Combined super-prize is Canada's largest ever
The largest lottery prize pool in Canadian history will be up for grabs in Friday night's Lotto Max draw.
The $95 million that could be won includes a jackpot of $50 million. In addition, there will be 45 separate MaxMillions draws for prizes of $1 million each.
A Lotto Max ticket gives the buyer a chance to win the jackpot or any of the MaxMillions prizes.
Because so many draws will be made, lottery officials say the winning numbers might not be posted until 5 a.m. ET Saturday.
The Ontario Lottery and Gaming Corp. reports sales across the country are up almost 40 per cent from last week.
The odds of anyone winning the jackpot are said to be one in 28 million.
If no ticket wins the $50 million jackpot, that amount will be offered in the next draw on June 25, along with any MaxMillions prizes that are not won.
If the jackpot is won, but not all the $1 million prizes are claimed, they will be added to the next jackpot, which resets to $10 million.
If you're hoping to cash in on the big windfall, chances are slim.
"It's about 1 in 28 million. That's approximately the same as flipping a coin and landing on heads 25 times in a row," said Fred Hoppe, a mathematics and statistics professor at McMaster University.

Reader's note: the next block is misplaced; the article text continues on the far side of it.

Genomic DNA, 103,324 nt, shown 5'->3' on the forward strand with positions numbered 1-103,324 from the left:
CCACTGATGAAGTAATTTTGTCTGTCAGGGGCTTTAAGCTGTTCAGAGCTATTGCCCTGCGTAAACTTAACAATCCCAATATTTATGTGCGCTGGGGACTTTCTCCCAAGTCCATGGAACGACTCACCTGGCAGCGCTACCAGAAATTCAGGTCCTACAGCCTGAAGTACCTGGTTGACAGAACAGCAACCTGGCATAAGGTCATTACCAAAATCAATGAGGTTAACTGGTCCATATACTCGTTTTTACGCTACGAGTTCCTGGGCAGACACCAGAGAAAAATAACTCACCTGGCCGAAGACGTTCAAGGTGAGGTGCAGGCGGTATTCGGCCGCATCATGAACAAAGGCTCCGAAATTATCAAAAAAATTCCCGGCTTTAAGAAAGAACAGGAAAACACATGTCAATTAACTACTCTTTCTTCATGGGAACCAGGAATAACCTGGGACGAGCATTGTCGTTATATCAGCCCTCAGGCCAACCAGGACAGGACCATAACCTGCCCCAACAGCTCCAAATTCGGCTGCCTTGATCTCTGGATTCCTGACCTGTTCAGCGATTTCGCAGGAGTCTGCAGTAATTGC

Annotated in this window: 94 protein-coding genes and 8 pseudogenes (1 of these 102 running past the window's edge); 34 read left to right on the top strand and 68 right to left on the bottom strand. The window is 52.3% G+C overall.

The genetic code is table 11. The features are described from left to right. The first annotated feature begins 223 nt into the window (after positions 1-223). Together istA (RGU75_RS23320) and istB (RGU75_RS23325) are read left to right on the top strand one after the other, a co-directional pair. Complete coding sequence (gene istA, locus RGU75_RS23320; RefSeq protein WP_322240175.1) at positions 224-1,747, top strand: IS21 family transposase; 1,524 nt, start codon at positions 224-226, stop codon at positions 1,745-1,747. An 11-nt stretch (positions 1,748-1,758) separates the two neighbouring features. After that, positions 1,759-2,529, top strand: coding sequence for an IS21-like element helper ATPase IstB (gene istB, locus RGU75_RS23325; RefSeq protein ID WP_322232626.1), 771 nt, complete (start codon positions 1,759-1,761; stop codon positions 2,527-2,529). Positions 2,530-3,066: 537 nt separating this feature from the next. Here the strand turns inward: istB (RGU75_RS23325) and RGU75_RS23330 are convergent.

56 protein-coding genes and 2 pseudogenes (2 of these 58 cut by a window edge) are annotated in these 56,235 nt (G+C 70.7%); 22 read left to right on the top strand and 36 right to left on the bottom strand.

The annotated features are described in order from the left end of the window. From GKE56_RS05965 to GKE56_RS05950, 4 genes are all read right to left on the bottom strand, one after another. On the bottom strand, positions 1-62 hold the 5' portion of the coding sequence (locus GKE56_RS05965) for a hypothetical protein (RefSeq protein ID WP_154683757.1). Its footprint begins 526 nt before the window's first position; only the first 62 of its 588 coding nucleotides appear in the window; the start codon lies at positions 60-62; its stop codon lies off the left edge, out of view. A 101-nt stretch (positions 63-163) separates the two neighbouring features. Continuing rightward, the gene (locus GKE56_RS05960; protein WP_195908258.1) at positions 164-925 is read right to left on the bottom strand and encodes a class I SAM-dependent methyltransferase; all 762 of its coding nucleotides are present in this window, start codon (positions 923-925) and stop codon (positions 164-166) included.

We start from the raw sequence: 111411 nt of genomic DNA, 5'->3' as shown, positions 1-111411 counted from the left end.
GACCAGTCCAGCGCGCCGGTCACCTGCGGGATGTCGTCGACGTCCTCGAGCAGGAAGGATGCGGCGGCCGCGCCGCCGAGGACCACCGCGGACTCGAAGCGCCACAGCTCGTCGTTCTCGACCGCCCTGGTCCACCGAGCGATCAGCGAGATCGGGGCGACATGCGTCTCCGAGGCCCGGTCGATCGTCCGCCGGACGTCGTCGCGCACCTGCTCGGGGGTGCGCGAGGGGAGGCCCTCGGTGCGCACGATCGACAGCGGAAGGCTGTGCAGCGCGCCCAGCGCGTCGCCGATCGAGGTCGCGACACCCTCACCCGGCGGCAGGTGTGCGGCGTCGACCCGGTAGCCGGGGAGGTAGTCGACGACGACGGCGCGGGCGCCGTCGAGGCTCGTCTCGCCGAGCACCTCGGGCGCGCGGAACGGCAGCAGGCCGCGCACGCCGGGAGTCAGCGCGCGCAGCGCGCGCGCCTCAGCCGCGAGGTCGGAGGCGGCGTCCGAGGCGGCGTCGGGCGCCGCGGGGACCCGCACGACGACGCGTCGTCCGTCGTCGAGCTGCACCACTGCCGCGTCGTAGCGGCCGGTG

For a stab at one of the $1 million prizes, statistics improve some, but not much. There's about a one in 622,468 chance you'll match all seven numbers needed.
Henry Kang knows the odds are stacked against him. But he bought a ticket anyway.
"I just can't help but get into the hype when there's a big jackpot like this," said the 23-year-old Ryerson student. "I know the odds are really bad."
What would Kang do with $50 million?
"I'd buy properties all over the world. I'd have my own personal chef."
According to Hoppe, what's surprising about Friday's jackpot is that no one has won it yet.
"When you have so many people buying tickets successively, somebody is bound to win. That's why I am surprised that nobody has drawn the major jackpot yet."
It has been sitting at $50 million for three weeks now. Perhaps Friday will be the night.
"Someone will win," he said. "It's just that the chances of it being you are negligible."
In April of this year, Alberta-based welder Cameron Blair took home more $41 million. And in November of 2009, Marie and Kirby Fontaine of Pine Falls Man., took home the same $50 million jackpot being drawn this week.
"Everybody dreams," said Phil Allison, an accountant who has been playing since he was 18.
"I know the odds, I know it all. But you can't win without a ticket."